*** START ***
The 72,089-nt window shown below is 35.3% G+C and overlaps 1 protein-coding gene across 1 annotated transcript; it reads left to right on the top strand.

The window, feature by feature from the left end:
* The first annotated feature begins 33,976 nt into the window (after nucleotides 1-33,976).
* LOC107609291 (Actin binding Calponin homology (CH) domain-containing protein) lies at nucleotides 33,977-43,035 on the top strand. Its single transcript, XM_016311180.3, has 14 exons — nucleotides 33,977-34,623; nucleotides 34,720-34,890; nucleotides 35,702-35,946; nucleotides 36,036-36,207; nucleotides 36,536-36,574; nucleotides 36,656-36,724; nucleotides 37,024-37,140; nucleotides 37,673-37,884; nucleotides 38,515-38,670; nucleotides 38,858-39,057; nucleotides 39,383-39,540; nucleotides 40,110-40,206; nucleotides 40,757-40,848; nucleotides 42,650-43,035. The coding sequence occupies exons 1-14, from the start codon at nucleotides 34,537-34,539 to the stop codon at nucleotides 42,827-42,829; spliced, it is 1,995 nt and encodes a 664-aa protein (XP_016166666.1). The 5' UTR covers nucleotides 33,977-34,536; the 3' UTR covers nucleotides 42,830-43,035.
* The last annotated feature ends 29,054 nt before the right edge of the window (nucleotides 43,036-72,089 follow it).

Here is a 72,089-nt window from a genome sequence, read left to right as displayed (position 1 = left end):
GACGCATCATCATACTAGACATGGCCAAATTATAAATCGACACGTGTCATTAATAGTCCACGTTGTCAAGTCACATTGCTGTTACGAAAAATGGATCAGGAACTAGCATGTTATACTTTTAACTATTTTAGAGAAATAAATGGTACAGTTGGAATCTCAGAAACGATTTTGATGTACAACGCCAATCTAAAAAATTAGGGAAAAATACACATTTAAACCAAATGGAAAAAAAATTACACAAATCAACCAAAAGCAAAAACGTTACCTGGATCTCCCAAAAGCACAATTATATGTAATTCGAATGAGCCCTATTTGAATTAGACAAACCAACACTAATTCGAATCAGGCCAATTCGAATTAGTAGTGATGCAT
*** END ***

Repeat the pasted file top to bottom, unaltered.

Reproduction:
The 72,089-nt window shown below is 35.3% G+C and overlaps 1 protein-coding gene across 1 annotated transcript; it reads left to right on the top strand.

The window, feature by feature from the left end:
* The first annotated feature begins 33,976 nt into the window (after nucleotides 1-33,976).
* LOC107609291 (Actin binding Calponin homology (CH) domain-containing protein) lies at nucleotides 33,977-43,035 on the top strand. Its single transcript, XM_016311180.3, has 14 exons — nucleotides 33,977-34,623; nucleotides 34,720-34,890; nucleotides 35,702-35,946; nucleotides 36,036-36,207; nucleotides 36,536-36,574; nucleotides 36,656-36,724; nucleotides 37,024-37,140; nucleotides 37,673-37,884; nucleotides 38,515-38,670; nucleotides 38,858-39,057; nucleotides 39,383-39,540; nucleotides 40,110-40,206; nucleotides 40,757-40,848; nucleotides 42,650-43,035. The coding sequence occupies exons 1-14, from the start codon at nucleotides 34,537-34,539 to the stop codon at nucleotides 42,827-42,829; spliced, it is 1,995 nt and encodes a 664-aa protein (XP_016166666.1). The 5' UTR covers nucleotides 33,977-34,536; the 3' UTR covers nucleotides 42,830-43,035.
* The last annotated feature ends 29,054 nt before the right edge of the window (nucleotides 43,036-72,089 follow it).

Here is a 72,089-nt window from a genome sequence, read left to right as displayed (position 1 = left end):
GACGCATCATCATACTAGACATGGCCAAATTATAAATCGACACGTGTCATTAATAGTCCACGTTGTCAAGTCACATTGCTGTTACGAAAAATGGATCAGGAACTAGCATGTTATACTTTTAACTATTTTAGAGAAATAAATGGTACAGTTGGAATCTCAGAAACGATTTTGATGTACAACGCCAATCTAAAAAATTAGGGAAAAATACACATTTAAACCAAATGGAAAAAAAATTACACAAATCAACCAAAAGCAAAAACGTTACCTGGATCTCCCAAAAGCACAATTATATGTAATTCGAATGAGCCCTATTTGAATTAGACAAACCAACACTAATTCGAATCAGGCCAATTCGAATTAGTAGTGATGCAT